Chinese stocks continued their epic bull market run on Friday with gains in excess of 2% reported on both the Shanghai Composite and Shenzhen 300 indices.
The amazing run, something that has seen both post 12-month returns of 130% and 129% respectively, has come against a backdrop of weakening economic conditions in the Chinese economy.
While monetary policy easing from China’s central bank, the PBOC, has partially contributed to the substantial rally, it does not explain the whole story.
One major factor has been the increased use of margin debt to finance share purchases — essentially borrowing to increase leverage and, if markets continue to rally, greater potential returns.
The role of margin debt contributing to the substantial rally isn’t new — even the RBA covered it in its most recent quarterly statement on monetary policy — but it appears that its role may only continue to grow despite the lofty heights being hit almost-daily in Chinese equities.
According to the FT, using analysis provided by Macquarie, Chinese brokers have raised $US14 billion in new capital so far in 2015 — trebling the amount raised over the past three years combined — with more than half of that amount being allocated to new margin loan facilities for investors looking to increase their exposure to the equity market rally.
Macquarie note that the amount of debt used to finance A-share purchases — those domiciled in mainland China — now stand at $US307 billion, up 84% since the beginning of the year and some four-times greater than the levels of a year ago.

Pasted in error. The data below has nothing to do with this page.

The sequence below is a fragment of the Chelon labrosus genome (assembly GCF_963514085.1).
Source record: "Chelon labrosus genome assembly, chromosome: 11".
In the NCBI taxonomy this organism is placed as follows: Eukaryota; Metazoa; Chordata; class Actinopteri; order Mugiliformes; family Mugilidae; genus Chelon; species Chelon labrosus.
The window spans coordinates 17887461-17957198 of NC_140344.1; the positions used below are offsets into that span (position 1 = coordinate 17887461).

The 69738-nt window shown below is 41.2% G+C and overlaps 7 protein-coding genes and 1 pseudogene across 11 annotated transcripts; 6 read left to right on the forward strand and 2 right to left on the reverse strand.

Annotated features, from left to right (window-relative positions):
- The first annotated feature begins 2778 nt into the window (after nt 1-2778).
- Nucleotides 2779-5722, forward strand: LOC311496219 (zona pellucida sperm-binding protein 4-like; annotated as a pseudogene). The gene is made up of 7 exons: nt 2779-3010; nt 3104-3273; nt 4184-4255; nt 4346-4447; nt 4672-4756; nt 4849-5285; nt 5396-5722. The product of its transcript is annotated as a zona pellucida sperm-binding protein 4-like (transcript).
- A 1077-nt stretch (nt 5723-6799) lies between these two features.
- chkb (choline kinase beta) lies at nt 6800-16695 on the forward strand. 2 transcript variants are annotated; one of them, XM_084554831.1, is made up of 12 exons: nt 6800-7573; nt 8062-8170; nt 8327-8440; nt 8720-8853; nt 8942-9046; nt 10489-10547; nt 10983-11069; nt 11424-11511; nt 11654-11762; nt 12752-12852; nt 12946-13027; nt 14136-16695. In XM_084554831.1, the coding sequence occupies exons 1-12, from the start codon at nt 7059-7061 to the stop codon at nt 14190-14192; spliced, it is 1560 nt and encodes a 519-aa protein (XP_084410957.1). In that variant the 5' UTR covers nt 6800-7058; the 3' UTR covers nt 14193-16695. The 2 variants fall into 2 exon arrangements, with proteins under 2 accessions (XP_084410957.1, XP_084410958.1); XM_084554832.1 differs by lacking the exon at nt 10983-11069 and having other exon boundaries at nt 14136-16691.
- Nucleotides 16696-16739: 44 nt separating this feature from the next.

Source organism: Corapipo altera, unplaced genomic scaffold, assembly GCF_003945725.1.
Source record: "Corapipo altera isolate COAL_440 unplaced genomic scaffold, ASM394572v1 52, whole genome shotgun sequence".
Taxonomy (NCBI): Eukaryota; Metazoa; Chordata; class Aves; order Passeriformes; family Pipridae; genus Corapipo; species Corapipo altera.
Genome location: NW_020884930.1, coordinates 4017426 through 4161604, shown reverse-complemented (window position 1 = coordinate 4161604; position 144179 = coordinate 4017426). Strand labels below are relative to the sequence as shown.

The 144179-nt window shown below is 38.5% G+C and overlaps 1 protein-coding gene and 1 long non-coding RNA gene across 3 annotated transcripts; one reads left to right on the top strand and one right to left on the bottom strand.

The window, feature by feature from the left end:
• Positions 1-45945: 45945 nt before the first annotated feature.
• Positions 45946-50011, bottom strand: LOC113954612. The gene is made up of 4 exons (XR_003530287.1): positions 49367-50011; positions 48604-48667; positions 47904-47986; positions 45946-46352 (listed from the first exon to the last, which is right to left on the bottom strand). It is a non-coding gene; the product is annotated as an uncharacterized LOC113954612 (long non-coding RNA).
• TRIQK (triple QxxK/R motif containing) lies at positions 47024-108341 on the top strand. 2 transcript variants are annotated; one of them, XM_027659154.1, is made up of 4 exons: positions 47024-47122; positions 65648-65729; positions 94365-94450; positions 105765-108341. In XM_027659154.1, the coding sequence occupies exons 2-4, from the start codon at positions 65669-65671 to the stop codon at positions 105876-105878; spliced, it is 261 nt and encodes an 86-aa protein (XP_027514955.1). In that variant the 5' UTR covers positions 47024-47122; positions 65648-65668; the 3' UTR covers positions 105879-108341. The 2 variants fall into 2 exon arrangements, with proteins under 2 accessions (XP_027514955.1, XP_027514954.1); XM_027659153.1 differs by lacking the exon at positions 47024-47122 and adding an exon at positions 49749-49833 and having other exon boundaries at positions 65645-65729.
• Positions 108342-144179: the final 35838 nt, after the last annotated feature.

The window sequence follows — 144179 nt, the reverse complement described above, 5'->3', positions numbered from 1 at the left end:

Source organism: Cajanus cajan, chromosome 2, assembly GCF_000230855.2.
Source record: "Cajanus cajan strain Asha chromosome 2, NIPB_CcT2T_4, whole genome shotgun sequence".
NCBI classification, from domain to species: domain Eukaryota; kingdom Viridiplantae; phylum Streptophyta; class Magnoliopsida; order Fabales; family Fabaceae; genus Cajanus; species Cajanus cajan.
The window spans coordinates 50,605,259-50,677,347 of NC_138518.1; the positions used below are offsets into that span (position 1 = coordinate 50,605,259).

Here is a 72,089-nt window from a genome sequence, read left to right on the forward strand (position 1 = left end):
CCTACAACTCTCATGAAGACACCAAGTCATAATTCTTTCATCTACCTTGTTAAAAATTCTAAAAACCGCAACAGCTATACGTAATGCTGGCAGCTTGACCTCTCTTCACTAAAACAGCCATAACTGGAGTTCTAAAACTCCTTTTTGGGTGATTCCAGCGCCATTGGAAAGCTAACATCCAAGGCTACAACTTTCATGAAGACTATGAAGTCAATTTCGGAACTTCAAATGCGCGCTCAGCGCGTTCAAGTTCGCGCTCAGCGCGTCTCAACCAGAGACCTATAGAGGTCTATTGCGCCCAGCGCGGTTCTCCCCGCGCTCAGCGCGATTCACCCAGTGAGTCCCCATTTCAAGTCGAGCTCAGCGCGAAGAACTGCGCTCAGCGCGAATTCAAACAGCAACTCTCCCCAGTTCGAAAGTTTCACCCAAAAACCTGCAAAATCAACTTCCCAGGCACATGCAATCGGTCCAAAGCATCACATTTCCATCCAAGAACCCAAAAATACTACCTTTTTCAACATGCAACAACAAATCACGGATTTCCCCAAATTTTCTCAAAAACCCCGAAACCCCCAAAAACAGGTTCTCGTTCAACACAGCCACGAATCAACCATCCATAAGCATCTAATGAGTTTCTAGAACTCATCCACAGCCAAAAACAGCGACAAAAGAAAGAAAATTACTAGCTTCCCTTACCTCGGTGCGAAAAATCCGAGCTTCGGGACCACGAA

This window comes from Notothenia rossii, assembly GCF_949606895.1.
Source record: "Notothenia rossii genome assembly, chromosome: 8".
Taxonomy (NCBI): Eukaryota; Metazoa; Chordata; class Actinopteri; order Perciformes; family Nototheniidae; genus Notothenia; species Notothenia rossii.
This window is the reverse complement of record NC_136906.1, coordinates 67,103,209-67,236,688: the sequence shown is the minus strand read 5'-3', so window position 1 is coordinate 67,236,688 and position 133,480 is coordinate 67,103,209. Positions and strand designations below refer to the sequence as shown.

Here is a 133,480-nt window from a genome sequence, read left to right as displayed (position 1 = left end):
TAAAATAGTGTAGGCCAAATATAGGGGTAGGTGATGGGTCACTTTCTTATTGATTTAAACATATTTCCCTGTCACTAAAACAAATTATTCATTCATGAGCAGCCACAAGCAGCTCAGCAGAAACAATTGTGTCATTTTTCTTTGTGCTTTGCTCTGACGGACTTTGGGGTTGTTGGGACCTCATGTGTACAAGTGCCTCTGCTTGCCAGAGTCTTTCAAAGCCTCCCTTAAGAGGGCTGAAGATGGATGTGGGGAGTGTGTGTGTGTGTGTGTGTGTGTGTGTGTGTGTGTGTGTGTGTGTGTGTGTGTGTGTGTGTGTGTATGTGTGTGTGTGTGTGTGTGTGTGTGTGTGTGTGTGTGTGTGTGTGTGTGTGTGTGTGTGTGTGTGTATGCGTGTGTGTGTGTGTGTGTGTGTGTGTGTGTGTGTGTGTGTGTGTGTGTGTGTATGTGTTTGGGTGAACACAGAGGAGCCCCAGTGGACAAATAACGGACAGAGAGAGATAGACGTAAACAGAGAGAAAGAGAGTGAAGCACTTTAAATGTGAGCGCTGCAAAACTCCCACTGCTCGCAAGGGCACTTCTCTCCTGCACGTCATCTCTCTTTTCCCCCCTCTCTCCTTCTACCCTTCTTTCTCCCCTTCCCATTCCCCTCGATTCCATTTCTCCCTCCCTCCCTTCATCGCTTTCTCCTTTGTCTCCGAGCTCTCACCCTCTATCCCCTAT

It’s been an amazing debt-fueled splurge, and one not without its risks.
Just as margin debt can amplify gains through increased leverage should stocks continue to rally, they can also magnify losses should the market rally begin to falter.
Having run so hard so fast, should Chinese equities markets begin to slide, it could see losses of substantial magnitude.
Like a game of dominos, should those investors who have taken out margin loans be forced to liquidate their positions it will place further pressure on the index and, as a consequence, other investors with leveraged positions.
The results can be savage if the weakness persists beyond the short-term.
Given Chinese markets have barely seen any form of weakness in the past nine months, it’s hard to gauge how substantial the falls will be when the markets begin to correct.
However, with more and more margin financing expected to flood the markets in the coming months, one suspects that when the correction does eventually arrive the combination of leverage and lower levels of investor sophistication will ensure a swift, savage and almost-certainly painful drop.
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